Please ensure Javascript is enabled for purposes of website accessibility

Alleged maladministration of office not a nuisance

Virginia Lawyers Weekly//April 10, 2023

Alleged maladministration of office not a nuisance

Virginia Lawyers Weekly//April 10, 2023

Where petitioners seek to convene a grand jury under Code § 48-1 to investigate the management of the commonwealth attorney’s office for the city of Norfolk, the petition is dismissed. The statute pertains to public or common nuisances, and the alleged maladministration of a public office cannot be characterized as a nuisance.

The statute

“Code § 48-1 provides: ‘When complaint is made to the circuit court of any county, or the corporation court of any city of this Commonwealth, by five or more citizens of any county, city or town, setting forth the existence of a public or common nuisance, the court … shall summon a special grand jury, in the mode provided by law, to the next term of such court, to specially investigate such complaint.’

The complaint

“The petitioners complain that as Commonwealth’s Attorney for the City of Norfolk, Mr. Fatehi and those in his employ have failed to: (1) disclose Brady materials timely to defense counsel, (2) prepare adequately for trials, (3) prosecute wrongdoers competently, and (4) keep victims and witnesses informed of proceedings pursuant to Code§ 19.2-11.01.”

Motion to dismiss

Mr. Fatchi has moved to dismiss.

“The petitioners are correct that Code § 48-1 et seq. make no provision for the filing of a motion to dismiss by a person to be investigated by a special grand jury. …

“However, nothing in these statutes prohibits the filing of a motion to dismiss, and Code § 48-4 only allows defense to be made to a proceeding in rem ‘upon presentment.’ When the proceeding is, as here, in personam, may the person presented make no defense?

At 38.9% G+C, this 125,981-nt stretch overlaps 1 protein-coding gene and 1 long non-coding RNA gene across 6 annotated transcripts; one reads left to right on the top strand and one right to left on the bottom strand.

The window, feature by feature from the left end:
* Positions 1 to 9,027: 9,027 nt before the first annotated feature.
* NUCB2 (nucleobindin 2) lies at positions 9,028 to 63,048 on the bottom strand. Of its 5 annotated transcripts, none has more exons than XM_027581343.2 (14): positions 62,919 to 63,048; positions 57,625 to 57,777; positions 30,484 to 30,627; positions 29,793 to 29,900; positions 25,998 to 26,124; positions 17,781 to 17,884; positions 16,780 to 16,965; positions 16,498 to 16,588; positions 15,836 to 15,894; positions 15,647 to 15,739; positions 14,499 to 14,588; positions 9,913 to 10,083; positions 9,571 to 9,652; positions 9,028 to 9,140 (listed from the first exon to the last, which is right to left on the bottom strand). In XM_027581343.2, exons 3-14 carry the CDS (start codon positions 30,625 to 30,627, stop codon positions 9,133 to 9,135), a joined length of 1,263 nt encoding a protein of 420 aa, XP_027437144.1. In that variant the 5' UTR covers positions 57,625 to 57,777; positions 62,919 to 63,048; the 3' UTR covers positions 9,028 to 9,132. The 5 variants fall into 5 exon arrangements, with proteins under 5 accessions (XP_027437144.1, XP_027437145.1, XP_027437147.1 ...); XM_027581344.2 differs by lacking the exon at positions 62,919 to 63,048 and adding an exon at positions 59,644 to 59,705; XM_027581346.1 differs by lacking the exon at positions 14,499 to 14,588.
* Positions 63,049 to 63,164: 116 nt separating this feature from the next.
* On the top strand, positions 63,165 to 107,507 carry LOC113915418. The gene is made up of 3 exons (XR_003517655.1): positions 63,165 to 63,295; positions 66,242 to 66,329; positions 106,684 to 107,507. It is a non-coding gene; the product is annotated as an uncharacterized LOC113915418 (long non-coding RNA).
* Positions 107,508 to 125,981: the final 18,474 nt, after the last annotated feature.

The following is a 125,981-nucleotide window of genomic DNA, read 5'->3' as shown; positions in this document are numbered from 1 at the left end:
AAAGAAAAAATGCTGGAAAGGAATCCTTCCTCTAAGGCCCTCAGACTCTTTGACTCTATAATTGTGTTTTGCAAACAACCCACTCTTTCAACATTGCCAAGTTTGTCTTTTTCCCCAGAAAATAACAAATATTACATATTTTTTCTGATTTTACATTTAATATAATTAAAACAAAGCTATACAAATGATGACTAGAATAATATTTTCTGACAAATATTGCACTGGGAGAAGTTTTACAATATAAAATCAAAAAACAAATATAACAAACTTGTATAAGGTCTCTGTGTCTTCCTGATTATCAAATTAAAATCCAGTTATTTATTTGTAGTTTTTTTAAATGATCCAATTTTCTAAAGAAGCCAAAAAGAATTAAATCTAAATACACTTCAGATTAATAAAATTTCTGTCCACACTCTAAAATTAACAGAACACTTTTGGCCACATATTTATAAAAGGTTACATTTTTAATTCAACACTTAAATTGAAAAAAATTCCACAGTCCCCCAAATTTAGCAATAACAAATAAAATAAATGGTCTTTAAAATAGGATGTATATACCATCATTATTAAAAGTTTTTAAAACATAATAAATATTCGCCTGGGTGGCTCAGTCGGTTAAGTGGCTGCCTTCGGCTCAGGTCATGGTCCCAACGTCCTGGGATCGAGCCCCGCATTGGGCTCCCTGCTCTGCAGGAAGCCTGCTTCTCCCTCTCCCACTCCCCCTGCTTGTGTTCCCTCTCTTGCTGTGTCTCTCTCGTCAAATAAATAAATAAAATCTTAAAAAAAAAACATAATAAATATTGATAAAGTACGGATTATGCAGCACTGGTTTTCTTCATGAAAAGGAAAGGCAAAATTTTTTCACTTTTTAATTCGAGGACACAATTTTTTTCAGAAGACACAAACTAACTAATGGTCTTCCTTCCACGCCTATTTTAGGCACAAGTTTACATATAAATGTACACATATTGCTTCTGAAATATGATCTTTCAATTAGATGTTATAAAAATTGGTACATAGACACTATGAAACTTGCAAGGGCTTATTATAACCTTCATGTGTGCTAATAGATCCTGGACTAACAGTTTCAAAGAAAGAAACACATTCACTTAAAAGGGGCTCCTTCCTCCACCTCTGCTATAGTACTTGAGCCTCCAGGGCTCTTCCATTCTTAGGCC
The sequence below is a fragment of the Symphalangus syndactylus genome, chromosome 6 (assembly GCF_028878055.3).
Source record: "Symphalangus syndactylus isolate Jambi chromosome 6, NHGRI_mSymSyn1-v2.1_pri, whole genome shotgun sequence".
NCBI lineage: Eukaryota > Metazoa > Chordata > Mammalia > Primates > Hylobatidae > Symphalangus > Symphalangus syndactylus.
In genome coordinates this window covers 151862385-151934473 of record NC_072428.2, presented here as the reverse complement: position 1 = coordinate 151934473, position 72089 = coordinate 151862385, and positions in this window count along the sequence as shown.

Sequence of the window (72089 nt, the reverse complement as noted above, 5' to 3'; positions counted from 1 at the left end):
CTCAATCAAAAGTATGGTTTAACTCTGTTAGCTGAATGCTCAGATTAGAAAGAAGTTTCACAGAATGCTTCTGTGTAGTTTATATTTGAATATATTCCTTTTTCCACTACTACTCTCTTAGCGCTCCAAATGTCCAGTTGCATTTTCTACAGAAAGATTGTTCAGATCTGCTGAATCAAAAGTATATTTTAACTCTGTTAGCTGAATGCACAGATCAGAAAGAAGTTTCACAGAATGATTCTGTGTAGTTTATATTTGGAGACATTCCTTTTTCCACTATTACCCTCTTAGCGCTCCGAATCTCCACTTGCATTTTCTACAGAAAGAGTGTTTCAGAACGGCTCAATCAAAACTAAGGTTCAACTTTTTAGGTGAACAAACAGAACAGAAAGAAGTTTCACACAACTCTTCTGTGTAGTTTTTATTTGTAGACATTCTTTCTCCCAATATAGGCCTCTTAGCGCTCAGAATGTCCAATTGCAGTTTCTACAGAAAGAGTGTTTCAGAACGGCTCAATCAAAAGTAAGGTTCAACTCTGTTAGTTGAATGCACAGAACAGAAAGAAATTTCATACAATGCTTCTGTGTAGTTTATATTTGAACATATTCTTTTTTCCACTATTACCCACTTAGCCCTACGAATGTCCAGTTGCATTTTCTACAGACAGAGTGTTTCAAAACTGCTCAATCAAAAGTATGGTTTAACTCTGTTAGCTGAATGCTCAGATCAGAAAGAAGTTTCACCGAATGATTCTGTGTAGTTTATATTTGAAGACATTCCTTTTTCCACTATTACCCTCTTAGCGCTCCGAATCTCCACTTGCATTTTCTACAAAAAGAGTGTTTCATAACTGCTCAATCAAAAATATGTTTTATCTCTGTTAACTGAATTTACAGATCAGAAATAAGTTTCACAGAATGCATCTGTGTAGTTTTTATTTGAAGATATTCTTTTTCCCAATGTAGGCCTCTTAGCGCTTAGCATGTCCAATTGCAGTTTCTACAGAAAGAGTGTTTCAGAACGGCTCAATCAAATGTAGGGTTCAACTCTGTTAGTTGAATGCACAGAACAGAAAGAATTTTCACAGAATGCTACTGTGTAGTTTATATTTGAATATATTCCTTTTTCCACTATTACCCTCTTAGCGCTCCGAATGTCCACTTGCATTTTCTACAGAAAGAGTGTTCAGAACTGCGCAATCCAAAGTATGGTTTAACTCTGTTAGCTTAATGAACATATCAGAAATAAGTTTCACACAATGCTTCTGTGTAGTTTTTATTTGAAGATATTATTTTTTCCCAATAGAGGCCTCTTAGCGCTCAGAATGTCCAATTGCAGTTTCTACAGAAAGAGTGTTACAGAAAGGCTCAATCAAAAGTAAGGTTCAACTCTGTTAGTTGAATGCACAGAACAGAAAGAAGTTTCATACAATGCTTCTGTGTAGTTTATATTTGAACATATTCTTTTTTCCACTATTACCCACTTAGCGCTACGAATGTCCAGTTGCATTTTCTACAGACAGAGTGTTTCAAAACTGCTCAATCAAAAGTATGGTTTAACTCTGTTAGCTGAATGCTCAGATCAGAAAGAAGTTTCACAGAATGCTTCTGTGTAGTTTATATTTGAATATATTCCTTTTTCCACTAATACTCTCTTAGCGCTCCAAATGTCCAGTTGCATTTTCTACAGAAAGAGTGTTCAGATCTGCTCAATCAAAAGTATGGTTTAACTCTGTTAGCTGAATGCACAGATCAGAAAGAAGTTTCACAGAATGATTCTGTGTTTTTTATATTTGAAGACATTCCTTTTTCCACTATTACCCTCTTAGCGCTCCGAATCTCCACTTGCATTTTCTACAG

“This proceeding differs from a criminal prosecution by indictment in at least one significant particular. Unless the accused in a felony prosecution waives indictment, this Court has no jurisdiction over him until a grand jury returns an indictment ‘a true bill.’ …

“The Court would thus have no jurisdiction to entertain a motion to dismiss a non-existent indictment or to prevent a grand jury from considering an indictment.

“By contrast, the Court probably obtains jurisdiction over this proceeding upon the filing of the complaint, and certainly upon a general appearance by a person the petitioners seek to have presented.

“Furthermore, if, as petitioners concede, the Court can sua sponte dismiss a petition as insufficient, why should the person they seek to have presented be prohibited from making a defense?”


“In common parlance, a busybody or other bothersome or dangerous person is sometimes called a ‘public nuisance.’ Virginia law defines ‘nuisance’ in very general terms, but the courts’ application of the term over centuries – both here and in England, whence we derive our law of nuisance – has, with few exceptions, limited it to dangers on public ways and activities conducted upon or conditions existing upon land. …

“Virginia common law defines a public nuisance as an ‘annoyance … common to the public generally,’ … or ‘a condition that is a danger to the public[.] …